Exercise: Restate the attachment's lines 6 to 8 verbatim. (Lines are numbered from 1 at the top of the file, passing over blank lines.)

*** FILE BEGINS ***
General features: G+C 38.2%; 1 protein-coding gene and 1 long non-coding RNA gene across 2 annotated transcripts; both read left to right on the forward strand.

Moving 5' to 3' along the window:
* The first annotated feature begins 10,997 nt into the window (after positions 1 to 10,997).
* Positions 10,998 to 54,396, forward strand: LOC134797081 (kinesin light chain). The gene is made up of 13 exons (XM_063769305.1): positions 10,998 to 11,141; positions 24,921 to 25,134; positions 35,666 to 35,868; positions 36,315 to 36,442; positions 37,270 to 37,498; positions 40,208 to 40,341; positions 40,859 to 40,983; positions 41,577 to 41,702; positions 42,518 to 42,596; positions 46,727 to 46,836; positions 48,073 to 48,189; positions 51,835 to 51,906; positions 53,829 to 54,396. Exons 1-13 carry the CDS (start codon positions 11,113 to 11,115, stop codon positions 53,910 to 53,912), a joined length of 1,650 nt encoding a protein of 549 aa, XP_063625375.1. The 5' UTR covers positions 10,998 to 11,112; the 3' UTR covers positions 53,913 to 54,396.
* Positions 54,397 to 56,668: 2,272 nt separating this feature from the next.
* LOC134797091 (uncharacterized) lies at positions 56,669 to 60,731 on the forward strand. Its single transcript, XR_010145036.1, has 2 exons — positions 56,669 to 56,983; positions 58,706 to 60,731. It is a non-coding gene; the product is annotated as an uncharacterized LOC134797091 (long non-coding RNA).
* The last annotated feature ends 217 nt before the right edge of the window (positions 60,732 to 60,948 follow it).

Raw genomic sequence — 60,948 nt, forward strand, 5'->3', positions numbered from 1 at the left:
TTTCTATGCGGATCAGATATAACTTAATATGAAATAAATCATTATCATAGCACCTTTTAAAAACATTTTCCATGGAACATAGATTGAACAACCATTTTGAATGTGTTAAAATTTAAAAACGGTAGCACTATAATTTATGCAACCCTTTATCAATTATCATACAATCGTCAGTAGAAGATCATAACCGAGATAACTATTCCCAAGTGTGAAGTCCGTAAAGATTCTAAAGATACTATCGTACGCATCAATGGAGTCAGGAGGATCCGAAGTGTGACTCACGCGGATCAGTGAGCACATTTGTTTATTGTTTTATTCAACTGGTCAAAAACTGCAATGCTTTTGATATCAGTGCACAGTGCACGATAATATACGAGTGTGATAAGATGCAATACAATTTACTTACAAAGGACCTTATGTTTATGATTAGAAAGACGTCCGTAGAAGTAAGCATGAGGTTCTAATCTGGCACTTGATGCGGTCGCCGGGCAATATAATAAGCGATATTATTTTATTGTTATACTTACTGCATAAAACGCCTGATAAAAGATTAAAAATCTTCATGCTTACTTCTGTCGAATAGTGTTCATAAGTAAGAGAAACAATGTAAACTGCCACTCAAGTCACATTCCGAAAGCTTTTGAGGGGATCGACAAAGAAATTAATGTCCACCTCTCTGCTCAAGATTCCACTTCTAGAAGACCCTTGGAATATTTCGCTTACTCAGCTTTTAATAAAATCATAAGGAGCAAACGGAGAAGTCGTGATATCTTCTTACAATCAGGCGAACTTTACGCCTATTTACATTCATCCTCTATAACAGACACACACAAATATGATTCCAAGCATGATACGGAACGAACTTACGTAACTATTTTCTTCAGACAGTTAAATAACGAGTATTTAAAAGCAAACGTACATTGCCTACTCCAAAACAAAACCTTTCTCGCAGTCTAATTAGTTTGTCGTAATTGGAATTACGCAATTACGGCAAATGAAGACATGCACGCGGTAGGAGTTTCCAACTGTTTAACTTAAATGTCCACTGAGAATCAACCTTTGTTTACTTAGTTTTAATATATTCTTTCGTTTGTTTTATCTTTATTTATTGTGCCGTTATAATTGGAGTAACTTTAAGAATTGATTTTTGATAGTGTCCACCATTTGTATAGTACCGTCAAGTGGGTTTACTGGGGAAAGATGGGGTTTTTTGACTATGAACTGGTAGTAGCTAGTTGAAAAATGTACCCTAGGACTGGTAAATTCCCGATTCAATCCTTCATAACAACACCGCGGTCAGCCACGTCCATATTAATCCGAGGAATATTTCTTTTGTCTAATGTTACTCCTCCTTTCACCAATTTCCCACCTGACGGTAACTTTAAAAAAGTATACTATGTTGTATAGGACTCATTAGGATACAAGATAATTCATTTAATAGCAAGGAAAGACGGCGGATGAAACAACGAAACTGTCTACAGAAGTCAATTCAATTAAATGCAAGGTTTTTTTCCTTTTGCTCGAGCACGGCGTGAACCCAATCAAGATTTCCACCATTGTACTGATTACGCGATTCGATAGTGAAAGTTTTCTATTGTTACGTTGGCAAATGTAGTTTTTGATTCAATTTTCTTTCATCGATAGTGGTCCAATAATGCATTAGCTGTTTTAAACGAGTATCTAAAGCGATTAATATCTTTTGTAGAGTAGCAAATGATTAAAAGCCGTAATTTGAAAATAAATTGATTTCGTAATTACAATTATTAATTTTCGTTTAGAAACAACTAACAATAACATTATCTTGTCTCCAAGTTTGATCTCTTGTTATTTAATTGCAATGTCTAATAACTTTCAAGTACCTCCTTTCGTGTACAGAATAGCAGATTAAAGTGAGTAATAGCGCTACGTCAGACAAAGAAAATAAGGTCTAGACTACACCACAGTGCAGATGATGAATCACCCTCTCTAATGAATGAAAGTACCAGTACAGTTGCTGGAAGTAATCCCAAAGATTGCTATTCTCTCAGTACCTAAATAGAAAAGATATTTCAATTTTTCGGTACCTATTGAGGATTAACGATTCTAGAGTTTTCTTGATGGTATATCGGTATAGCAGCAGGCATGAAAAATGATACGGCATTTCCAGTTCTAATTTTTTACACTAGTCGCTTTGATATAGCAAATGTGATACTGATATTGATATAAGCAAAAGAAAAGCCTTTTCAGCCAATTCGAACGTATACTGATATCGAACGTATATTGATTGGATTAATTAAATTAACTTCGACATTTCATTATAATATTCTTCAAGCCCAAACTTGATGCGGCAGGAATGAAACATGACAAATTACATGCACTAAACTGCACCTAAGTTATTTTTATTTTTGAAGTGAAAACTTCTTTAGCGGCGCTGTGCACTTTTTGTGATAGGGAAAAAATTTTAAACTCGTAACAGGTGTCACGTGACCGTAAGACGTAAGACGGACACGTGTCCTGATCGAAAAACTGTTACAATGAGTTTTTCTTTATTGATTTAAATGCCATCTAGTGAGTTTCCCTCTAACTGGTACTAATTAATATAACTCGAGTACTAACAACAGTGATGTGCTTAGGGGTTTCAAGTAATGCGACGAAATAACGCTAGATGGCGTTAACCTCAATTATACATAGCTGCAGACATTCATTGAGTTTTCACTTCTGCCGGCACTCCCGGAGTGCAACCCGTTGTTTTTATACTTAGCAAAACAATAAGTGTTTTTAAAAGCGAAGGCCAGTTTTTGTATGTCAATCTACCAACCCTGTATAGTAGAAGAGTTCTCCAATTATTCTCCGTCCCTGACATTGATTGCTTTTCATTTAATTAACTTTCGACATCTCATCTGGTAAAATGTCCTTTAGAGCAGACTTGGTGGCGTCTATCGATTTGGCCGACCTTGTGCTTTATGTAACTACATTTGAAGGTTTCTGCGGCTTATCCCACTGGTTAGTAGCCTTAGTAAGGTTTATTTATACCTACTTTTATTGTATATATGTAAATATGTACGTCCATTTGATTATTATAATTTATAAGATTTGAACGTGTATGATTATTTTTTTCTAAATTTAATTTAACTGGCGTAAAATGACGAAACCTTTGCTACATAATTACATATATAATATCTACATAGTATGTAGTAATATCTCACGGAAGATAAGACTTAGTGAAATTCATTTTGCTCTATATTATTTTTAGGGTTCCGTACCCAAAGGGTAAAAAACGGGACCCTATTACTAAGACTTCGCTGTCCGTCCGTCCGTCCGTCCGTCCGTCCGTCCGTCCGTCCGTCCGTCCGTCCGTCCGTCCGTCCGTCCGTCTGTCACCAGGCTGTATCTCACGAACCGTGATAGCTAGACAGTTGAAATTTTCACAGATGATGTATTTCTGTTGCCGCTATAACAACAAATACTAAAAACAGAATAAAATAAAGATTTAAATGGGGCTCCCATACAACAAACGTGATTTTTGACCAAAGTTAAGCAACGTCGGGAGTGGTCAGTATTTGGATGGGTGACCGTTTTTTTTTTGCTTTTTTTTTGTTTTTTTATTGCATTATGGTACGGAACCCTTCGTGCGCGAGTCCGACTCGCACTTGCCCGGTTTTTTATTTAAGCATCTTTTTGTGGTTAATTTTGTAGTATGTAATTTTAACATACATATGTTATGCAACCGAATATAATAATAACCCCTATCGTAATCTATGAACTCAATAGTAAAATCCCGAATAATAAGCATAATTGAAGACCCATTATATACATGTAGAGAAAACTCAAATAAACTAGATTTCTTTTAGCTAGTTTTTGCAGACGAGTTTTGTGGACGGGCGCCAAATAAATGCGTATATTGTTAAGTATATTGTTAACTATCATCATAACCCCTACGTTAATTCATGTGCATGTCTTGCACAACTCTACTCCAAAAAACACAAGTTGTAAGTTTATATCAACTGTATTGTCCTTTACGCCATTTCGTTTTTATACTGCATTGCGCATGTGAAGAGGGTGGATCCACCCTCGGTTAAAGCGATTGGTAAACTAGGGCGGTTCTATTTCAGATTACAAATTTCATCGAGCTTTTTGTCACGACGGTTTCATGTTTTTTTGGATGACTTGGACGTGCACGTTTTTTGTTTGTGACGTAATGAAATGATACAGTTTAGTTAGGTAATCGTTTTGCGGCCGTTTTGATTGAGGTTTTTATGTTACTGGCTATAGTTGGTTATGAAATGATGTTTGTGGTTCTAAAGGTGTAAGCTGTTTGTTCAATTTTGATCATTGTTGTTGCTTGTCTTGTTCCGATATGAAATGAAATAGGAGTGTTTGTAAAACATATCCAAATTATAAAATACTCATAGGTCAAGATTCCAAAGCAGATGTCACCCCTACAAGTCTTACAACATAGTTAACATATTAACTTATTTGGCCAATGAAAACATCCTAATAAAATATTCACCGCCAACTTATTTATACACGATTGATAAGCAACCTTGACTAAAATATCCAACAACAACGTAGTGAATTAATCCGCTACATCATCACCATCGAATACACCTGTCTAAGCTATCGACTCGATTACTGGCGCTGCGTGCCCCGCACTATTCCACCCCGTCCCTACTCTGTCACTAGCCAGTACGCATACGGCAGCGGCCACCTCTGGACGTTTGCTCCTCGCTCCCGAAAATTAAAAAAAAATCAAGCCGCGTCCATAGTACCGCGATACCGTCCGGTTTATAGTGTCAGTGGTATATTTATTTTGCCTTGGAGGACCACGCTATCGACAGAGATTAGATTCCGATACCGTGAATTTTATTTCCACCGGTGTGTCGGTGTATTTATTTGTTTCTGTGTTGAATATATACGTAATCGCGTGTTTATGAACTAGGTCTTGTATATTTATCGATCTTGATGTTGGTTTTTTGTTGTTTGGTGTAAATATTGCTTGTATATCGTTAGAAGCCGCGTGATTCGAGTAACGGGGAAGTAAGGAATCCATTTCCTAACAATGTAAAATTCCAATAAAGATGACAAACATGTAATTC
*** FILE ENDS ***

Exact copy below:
* LOC134797091 (uncharacterized) lies at positions 56,669 to 60,731 on the forward strand. Its single transcript, XR_010145036.1, has 2 exons — positions 56,669 to 56,983; positions 58,706 to 60,731. It is a non-coding gene; the product is annotated as an uncharacterized LOC134797091 (long non-coding RNA).
* The last annotated feature ends 217 nt before the right edge of the window (positions 60,732 to 60,948 follow it).

Raw genomic sequence — 60,948 nt, forward strand, 5'->3', positions numbered from 1 at the left: